Your guide to Albania’s secret shipwrecks
Intrepid divers are discovering exciting new wreck dives in the middle of one of the world’s busiest maritime zones.
The Mediterranean is one of the busiest maritime zones in the world. For thousands of years, crossing the water was the preferred way of transporting people and goods as it was faster and cheaper than travel by land.
A combination of stormy weather, unseen rocks, and, on occasions, enemy attack made some routes perilous, though. Their wrecks still lie on the seabed, monuments to the crews and passengers who lost their lives.
There’s an unusually high concentration of shipwrecks along Albania’s coastline on the Adriatic and Ionian Seas.
The shape of the cliffs, the underwater caves, and submerged rock formations all dragged ships down, but as this region was frequently a theatre of war, plenty more vessels were deliberately sunk.
Albania’s Coastline Agency is mapping the seabed and so far have found 38 wrecks, the oldest of which date back to the 4th century BC.
Some wrecks are protected within the boundaries of the Karaburun-Sazan Marine National Park; others are in unmarked locations just off Albania’s stunning beaches.
Europe’s divers are starting to take note.
The Ancient Shipwreck Decay Project combines diving with archaeology. The Joni wreck, which lies on the coastal side of the Devil’s Tongue, was the first underwater site to be excavated in Albania.
The original cargo of amphorae is still aboard, and can be traced back to Ancient Rome and North Africa. The Joni sank in the 4th century and lies undisturbed, though it is in a fragile state due to its age.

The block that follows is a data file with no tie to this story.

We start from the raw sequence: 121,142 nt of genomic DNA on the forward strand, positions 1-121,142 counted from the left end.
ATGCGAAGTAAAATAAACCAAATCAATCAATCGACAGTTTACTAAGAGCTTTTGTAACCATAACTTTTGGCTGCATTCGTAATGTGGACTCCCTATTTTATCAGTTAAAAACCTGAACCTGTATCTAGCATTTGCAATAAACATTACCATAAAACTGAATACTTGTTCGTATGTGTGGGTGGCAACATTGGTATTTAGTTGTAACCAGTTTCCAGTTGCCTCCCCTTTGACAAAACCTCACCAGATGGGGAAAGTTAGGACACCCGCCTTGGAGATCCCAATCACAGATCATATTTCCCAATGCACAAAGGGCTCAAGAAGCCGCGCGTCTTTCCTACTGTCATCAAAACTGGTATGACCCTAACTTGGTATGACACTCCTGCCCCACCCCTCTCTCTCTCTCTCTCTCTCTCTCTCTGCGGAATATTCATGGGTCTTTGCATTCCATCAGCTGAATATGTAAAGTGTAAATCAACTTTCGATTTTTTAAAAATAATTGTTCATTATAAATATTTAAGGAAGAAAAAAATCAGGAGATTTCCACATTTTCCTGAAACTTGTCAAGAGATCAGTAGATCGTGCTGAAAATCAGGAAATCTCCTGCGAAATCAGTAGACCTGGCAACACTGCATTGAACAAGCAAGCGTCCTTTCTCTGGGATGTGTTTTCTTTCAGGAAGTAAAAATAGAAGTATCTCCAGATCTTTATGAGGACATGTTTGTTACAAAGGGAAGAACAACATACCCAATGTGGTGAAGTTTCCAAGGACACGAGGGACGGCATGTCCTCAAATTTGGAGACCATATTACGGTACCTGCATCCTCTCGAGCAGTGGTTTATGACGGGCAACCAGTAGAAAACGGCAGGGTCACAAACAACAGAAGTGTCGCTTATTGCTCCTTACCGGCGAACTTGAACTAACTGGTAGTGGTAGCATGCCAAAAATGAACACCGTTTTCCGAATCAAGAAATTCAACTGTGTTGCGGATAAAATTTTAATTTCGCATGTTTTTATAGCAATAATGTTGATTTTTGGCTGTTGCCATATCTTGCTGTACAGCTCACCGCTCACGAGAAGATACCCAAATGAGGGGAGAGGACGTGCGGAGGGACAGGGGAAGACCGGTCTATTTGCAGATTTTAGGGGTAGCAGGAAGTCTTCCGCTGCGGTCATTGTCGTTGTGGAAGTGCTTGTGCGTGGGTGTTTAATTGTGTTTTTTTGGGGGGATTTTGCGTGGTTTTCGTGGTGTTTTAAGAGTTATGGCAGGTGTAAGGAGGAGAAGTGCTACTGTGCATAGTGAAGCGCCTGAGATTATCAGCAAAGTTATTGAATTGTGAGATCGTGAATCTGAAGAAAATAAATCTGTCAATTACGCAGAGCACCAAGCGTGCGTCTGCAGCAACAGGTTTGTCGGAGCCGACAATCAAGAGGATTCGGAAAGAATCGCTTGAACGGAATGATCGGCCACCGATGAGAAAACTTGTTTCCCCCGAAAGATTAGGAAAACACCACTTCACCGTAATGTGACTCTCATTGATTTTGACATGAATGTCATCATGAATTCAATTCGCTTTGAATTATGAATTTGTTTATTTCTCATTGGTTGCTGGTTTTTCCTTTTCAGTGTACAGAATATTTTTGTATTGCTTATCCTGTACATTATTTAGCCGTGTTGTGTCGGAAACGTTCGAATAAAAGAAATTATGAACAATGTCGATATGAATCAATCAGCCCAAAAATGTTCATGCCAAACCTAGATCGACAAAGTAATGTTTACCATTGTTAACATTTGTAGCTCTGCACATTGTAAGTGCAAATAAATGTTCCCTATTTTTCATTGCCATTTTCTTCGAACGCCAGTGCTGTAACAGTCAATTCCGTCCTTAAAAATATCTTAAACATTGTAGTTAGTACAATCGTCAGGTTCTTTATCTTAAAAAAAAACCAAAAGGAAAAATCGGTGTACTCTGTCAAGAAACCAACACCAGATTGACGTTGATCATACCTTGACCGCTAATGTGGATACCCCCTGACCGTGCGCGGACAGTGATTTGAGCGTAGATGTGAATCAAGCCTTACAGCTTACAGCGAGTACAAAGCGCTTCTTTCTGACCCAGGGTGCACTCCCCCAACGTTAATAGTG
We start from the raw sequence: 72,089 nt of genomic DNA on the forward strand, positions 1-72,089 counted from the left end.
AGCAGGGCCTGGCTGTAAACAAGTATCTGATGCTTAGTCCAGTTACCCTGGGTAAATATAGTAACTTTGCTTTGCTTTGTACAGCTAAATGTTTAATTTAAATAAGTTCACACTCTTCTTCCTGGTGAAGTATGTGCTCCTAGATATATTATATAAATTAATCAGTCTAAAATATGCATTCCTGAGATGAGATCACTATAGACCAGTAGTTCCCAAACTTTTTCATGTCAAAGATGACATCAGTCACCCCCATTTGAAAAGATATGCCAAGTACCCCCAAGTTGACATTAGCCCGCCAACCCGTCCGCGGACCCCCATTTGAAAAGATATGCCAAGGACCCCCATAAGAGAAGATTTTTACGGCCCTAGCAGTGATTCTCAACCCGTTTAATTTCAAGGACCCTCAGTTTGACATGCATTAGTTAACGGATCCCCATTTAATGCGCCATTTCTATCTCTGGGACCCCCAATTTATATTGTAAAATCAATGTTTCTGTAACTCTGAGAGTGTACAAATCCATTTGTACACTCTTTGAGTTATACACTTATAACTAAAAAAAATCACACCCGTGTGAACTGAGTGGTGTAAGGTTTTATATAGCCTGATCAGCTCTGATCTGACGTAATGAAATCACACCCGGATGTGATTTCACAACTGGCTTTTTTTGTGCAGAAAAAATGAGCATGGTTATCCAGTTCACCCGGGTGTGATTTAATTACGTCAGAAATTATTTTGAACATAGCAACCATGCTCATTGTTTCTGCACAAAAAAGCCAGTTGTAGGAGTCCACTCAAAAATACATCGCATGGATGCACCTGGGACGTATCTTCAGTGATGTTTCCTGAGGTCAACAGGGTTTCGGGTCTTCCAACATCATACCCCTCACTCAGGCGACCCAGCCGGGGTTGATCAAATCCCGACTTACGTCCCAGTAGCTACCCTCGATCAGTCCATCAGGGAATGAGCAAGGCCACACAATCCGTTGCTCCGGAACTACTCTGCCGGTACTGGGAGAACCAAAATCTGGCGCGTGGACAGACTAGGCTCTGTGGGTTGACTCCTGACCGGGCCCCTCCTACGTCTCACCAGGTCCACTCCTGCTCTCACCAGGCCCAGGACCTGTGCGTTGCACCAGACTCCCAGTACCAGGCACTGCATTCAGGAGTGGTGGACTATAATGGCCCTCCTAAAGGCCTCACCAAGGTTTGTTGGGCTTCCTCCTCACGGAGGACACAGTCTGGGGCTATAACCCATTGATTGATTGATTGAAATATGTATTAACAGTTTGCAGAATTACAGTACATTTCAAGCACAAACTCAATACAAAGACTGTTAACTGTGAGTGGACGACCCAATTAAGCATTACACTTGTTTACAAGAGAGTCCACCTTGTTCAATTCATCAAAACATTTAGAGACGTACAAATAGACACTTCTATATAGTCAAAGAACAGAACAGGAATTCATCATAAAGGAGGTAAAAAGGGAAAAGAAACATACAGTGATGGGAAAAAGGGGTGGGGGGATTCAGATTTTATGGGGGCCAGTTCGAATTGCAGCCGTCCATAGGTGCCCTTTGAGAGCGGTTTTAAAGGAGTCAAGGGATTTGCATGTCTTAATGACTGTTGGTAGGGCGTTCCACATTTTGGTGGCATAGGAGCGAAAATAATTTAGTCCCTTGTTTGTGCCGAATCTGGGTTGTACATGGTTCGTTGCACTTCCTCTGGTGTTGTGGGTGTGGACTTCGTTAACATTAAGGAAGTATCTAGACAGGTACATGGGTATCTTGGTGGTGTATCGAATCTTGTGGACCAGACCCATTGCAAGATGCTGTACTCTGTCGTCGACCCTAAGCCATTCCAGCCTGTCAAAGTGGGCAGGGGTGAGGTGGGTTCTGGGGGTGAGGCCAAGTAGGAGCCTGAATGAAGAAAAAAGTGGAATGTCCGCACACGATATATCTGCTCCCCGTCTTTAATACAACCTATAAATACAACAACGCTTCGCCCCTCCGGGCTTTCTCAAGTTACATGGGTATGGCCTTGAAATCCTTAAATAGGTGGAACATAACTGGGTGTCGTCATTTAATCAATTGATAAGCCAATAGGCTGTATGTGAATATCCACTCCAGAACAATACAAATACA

Recreational divers are more likely to dive onto Albania’s 20th century wrecks. Not only are they more intact, but their condition is such that it is still safe to swim inside.
The Po in Vlora Bay is one of the most impressive wrecks in the Adriatic. An Italian medical ship in WWII, it was accidentally sunk by British torpedoes in 1941. The ship had an operating room, X-ray machines, and a laboratory onboard and was used to treat wounded soldiers.
A swordfish torpedo hit the side of the Po, and the order was given to abandon ship. It sank within 10 minutes, and 21 people, including four nurses, died.
The Italians didn’t have much luck: their SS Probitas cargo ship was sunk at Saranda in 1944.
The wreck is 200m from the shore, and in places only just below the surface of the water. It is thought to have been hit by a German bomber, and divers can see the impact holes when examining the sides of the ship.
There are recent civilian wrecks, too. The Peshkatarit, a traditional style Albanian fishing vessel, collided with a ferry leaving Saranda for Corfu. It now lies 30m below the water, still bedecked in colourful curtains of markers and nets.
Recreational diving in Albania is in its infancy, but with so many underwater attractions within easy reach of the shore, it is certain to grow.
For more information on unique travel experiences in Albania visit albania-holidays.com.
Main image: Divers exploring a wreck in Albania (© Spiranca Diving Center)